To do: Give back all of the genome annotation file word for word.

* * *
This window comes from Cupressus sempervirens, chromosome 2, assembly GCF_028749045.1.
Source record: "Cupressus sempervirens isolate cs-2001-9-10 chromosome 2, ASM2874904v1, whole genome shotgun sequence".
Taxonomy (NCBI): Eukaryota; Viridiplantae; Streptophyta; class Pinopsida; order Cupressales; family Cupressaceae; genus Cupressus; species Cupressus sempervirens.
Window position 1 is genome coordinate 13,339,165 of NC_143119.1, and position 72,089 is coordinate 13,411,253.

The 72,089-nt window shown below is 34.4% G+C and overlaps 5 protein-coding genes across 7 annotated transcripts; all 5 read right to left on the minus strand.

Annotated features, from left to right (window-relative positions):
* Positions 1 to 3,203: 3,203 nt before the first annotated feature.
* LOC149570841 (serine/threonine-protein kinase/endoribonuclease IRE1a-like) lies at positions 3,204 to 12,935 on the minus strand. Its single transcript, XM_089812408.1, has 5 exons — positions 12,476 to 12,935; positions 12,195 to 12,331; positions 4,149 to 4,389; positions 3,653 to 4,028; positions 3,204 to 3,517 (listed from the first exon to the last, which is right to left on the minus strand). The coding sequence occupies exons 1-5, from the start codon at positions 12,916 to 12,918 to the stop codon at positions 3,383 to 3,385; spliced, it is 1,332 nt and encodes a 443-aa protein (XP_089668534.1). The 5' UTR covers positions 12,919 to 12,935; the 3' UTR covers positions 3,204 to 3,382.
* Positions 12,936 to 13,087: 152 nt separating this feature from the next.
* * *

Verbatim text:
This window comes from Cupressus sempervirens, chromosome 2, assembly GCF_028749045.1.
Source record: "Cupressus sempervirens isolate cs-2001-9-10 chromosome 2, ASM2874904v1, whole genome shotgun sequence".
Taxonomy (NCBI): Eukaryota; Viridiplantae; Streptophyta; class Pinopsida; order Cupressales; family Cupressaceae; genus Cupressus; species Cupressus sempervirens.
Window position 1 is genome coordinate 13,339,165 of NC_143119.1, and position 72,089 is coordinate 13,411,253.

The 72,089-nt window shown below is 34.4% G+C and overlaps 5 protein-coding genes across 7 annotated transcripts; all 5 read right to left on the minus strand.

Annotated features, from left to right (window-relative positions):
* Positions 1 to 3,203: 3,203 nt before the first annotated feature.
* LOC149570841 (serine/threonine-protein kinase/endoribonuclease IRE1a-like) lies at positions 3,204 to 12,935 on the minus strand. Its single transcript, XM_089812408.1, has 5 exons — positions 12,476 to 12,935; positions 12,195 to 12,331; positions 4,149 to 4,389; positions 3,653 to 4,028; positions 3,204 to 3,517 (listed from the first exon to the last, which is right to left on the minus strand). The coding sequence occupies exons 1-5, from the start codon at positions 12,916 to 12,918 to the stop codon at positions 3,383 to 3,385; spliced, it is 1,332 nt and encodes a 443-aa protein (XP_089668534.1). The 5' UTR covers positions 12,919 to 12,935; the 3' UTR covers positions 3,204 to 3,382.
* Positions 12,936 to 13,087: 152 nt separating this feature from the next.